Marijan Trepše
Olive Grove (Orchard), 1919
oil, canvas
56 x 48 cm

With his earliest works, such as the Olive Grove (Orchard), Marijan Trepše presents himself as the creator of a powerful new expression and painterly thought, free from mimesis that he shared his entire life with Milivoj Uzelac, who is the reason he came to Prague in 1919. In the spirit of contemporary European art trends, Trepše developed Kraljević’s interpretation of Cézanneism, a constructivist manner of painting, a specific green-ochre colour palette and a curved tree motif, into a menacing scene full of tensions. The frame is structured without a solid focal point and illuminated with supernatural and sharp contrasts and suggests uncertainty as a general frame of mind.
Marijan Trepše graduated in painting in Zagreb in 1918. During his subsequent training in Prague, he studied under Professor Max Švabinský and created mainly prints, after which he moved to Paris. After the war, the so-called Prague Four group of young artists, who just started exhibiting at the Spring Salon, admired Trepše for being their closest link to Kraljević’s modern ideas. Trepše’s works from the first decade of his career are significant for the development of modern visual expression in Croatia, while his later oeuvre is characterized primarily by technical virtuosity. In addition to his substantial graphic arts oeuvre, he also created stained glass windows, for example ‘Golgotha’, which was installed in 1935 in the Chapel of the Wounded Christ in Ilica Street in Zagreb. As a set designer in the Croatian National Theatre in Zagreb from 1925 to 1957, he created as many as 129 stage designs.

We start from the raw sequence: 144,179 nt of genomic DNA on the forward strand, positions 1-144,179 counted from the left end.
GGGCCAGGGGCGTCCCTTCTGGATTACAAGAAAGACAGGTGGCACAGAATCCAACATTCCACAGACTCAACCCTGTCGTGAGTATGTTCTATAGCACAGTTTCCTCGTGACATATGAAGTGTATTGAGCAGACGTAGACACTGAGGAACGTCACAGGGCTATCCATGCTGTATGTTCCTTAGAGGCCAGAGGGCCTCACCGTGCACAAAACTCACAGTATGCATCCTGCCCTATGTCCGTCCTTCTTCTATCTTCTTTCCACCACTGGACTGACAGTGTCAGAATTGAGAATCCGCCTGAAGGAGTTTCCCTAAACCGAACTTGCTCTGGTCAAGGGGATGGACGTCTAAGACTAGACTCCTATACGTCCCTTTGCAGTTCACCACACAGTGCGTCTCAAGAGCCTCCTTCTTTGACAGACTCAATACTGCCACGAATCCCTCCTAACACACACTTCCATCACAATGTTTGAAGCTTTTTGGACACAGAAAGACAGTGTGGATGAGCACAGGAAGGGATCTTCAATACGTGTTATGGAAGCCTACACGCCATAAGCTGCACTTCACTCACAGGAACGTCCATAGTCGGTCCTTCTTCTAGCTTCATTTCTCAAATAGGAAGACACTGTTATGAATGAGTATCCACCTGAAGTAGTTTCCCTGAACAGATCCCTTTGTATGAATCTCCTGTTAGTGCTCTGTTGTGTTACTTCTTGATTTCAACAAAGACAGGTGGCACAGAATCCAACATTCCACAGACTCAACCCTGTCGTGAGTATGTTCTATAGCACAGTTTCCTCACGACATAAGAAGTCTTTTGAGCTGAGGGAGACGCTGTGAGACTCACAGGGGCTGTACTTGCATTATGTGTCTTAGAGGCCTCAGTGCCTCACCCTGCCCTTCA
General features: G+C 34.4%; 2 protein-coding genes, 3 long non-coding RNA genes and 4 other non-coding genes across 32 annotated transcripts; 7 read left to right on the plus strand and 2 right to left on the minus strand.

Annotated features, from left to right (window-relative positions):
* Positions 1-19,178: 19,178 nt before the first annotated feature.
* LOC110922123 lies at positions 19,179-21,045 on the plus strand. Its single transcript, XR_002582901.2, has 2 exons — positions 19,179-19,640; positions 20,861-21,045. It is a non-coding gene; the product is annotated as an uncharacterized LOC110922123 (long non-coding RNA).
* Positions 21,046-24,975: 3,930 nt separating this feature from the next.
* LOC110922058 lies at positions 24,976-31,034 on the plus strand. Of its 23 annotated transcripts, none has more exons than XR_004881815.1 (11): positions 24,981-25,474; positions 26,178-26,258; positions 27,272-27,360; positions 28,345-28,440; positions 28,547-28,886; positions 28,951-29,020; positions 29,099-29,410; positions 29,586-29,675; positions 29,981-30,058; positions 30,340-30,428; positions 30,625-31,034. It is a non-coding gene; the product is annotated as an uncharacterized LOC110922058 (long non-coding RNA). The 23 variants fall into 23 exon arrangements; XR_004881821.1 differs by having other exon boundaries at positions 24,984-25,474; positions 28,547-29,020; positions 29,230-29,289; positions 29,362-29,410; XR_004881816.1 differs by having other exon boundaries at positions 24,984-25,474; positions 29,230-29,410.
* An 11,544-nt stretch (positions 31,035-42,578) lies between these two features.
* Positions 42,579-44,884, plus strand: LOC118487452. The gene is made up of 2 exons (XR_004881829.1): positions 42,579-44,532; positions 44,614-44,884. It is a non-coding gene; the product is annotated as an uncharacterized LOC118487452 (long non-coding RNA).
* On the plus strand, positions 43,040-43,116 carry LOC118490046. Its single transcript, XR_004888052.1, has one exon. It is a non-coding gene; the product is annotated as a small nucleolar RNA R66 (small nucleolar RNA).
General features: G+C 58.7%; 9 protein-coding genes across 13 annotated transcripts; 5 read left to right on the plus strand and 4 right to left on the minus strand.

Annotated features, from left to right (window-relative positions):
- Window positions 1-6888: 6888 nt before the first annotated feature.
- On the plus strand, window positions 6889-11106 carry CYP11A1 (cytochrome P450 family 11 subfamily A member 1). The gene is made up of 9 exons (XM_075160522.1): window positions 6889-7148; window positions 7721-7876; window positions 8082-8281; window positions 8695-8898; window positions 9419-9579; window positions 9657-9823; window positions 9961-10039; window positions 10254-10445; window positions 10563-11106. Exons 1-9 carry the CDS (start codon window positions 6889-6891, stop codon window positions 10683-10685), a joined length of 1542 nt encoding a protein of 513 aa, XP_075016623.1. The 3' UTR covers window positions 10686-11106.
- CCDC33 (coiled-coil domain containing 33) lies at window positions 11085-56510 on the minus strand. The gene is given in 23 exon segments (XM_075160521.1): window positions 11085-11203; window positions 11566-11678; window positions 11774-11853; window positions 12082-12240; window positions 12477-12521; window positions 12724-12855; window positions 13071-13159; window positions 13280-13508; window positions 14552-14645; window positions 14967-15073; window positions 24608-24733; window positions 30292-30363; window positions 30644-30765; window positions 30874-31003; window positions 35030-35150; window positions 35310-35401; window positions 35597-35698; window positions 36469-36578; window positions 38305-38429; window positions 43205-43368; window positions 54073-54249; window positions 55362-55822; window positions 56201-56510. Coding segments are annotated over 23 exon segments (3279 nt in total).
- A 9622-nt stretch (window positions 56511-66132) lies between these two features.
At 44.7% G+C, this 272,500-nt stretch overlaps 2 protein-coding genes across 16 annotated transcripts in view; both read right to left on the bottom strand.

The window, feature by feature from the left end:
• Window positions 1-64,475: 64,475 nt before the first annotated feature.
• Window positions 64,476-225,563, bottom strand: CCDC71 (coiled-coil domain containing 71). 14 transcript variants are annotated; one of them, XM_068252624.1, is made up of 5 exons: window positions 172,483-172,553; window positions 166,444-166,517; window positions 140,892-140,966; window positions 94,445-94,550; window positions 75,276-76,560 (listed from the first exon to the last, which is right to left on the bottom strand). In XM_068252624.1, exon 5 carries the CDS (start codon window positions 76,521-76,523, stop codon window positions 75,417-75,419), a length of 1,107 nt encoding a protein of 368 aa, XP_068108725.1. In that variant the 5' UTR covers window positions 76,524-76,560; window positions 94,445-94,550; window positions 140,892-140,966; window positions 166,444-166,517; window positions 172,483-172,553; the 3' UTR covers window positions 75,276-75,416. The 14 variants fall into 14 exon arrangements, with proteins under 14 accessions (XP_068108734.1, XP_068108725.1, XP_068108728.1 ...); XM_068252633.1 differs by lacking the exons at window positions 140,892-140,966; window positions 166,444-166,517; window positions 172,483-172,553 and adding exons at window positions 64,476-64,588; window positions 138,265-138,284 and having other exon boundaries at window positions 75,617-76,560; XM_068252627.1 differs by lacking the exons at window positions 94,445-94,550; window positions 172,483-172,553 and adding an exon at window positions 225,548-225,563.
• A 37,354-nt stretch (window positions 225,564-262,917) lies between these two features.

Text: Lada Bošnjak Velagić, museum consultant of the National Museum of Modern Art © National Museum of Modern Art, Zagreb
Translated by: Robertina Tomić
Photo: Goran Vranić © National Museum of Modern Art, Zagreb

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